All of the nine founders of religion, with the exception of Jesus Christ, are reported in their respective sacred scriptures as having passed through a preliminary period of uncertainty, or of searching for religious light. Confucius, late in life, confessed his own sense of shortcomings and his desire for further improvement in knowledge and character. All the founders of the non-Christian religions evinced inconsistencies in their personal character; some of them altered their prac­tical policies under change of circumstances.

Jesus Christ alone is reported as having had a consistent God-consciousness, a consistent character himself, and a con­sistent program for his religion. The most remarkable and valuable aspect of the personality of Jesus Christ is the com­prehensiveness and universal availability of his character, as well as its own loftiness, consistency, and sinlessness.[6]

Not to mention that just saying the Crusades were wrong is almost jeuvinile. Robert Spencer talks a bit about the lead up to Christendom finally responding — rightly at first, woefully latter.

The Third Crusade (1188-1192). This crusade was proclaimed by Pope Gregory VIII in the wake of Saladin’s capture of Jerusalem and destruction of the Crusader forces of Hattin in 1187. This venture failed to retake Jerusalem, but it did strengthen Outremer, the crusader state that stretched along the coast of the Levant.[7]

The almost Political Correct myth is that the crusades were an unprovoked attack by Europe against the Islamic world.[8] I can see with quoting Tillich and Bonhoeffer, although worthy men to quote, they are typically favorites of the religious left. Robert Schuller and Desmond Tutu on the back of the cover of Collins first edition are also dead give a ways. So PC thought is entrenched in Collins general outlook on religion and life. Continuing:

The conquest of Jerusalem in 638 stood as the beginning of centuries of Muslim aggression, and Christians in the Holy Land faced an escalating spiral of persecution. A few examples: Early in the eighth century, sixty Christian pilgrims from Amorium were crucified; around the same time, the Muslim governor of Caesarea seized a group of pilgrims from Iconium and had them all executed as spies – except for a small number who converted to Islam; and Muslims demanded money from pilgrims, threatening to ransack the Church of the Resurrection if they didn’t pay. Later in the eighth century, a Muslim ruler banned displays of the cross in Jerusalem. He also increased the anti-religious tax (jizya) that Christians had to pay and forbade Christians to engage in religious instruction to others, even their own children.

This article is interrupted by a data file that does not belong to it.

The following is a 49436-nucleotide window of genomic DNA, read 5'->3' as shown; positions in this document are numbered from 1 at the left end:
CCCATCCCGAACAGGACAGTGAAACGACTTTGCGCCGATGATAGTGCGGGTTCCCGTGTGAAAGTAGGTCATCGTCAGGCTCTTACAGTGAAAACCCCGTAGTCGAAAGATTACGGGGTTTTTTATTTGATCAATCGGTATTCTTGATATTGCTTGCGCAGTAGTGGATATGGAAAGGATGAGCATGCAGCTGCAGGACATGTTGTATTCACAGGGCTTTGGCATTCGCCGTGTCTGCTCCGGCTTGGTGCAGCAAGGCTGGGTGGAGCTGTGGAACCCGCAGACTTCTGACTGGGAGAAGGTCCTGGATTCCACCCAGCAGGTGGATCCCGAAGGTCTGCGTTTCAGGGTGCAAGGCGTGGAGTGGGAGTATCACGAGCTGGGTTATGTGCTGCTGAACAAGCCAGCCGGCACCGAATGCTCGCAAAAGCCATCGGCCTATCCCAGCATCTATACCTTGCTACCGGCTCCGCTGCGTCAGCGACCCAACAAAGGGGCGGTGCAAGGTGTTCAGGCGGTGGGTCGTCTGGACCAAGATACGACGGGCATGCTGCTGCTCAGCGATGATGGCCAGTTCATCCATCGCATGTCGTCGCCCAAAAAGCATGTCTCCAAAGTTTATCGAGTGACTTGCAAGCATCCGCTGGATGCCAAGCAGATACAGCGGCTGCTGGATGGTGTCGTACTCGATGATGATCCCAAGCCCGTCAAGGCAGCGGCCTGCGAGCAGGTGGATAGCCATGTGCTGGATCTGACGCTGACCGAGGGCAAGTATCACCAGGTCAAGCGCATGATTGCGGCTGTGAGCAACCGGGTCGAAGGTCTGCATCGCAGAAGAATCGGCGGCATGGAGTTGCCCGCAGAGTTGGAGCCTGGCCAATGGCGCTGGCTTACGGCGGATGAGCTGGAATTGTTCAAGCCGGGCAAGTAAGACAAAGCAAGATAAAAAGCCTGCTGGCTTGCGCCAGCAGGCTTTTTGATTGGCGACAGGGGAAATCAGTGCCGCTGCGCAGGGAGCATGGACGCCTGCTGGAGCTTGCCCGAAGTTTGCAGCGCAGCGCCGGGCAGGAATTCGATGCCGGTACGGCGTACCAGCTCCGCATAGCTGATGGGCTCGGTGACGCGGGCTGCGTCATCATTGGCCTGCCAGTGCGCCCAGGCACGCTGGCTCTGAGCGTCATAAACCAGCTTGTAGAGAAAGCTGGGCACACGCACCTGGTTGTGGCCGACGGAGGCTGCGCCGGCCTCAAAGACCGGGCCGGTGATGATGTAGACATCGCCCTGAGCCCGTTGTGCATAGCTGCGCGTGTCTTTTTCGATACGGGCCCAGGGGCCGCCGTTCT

Brutal subordinations and violence became the rules of the day for Christians in the Holy Land. In 772, the caliph al-Mansur ordered the hands of Christians and Jews in Jerusalem to be stamped with a distinctive symbol. Conversions to Christianity were dealt with particularly harshly. In 789, Muslims beheaded a monk who had converted from Islam and plundered the Bethlehem monastery of Saint Theodosius, killing many more monks. Other monasteries in the region suffered the same fate. Early in the ninth century, the persecutions grew so severe that large numbers of Christians fled to Constantinople and other Christians cities. More persecutions in 923 saw additional churches destroyed, and in 937, Muslims went on a Palm Sunday rampage in Jerusalem, plundering and destroying the Church of Calvary and the Church of the Resurrection.[9]

A pastor once made mention to me that to paint a picture of the crusaders in a single year in history is like showing photos and video of Hitler hugging children and receiving flowers from them and then showing photos and video of the Allies attacking the German army. It completely forgets what Hitler and Germany had done prior.

While the church withheld the Bible from most, so the misuse of it wasn’t the case as much as a drive for political supremacy – and in fact was the catalyst for the Reformers and pre-Reformers getting copies of it into the laities hand so they could actually read what the Bible said on such matters – the response by the West’s only large organization to the Islamo-Fascism of the day was in fact a net-good. (Actually showing that God can bring good out of the bad.) This response may have been carried out wrongly at times engendering people’s fears and prejudices, however, the Bible played no role in these fears or prejudices. Mainly because the people involved in these atrocities had no access to a Bible. That aside, the totality of the Crusades [good and bad] was a net moral good for our planet and shows God’s providence over the course of history.

Read more: RPT Homosexuality-A Christian Ethic? (FYI, I need to update this post… a lot)

Slavery and the Bible – Dennis Prager

On the Ultimate Issues Hour, Dennis Prager speaks about his upcoming book to be published and the topic of “Slavery and the Bible.” Previously I uploaded a shorter dealing with this topic, here: “Prager Deals with Three Misconceptions Obama & Liberals Have of the Bible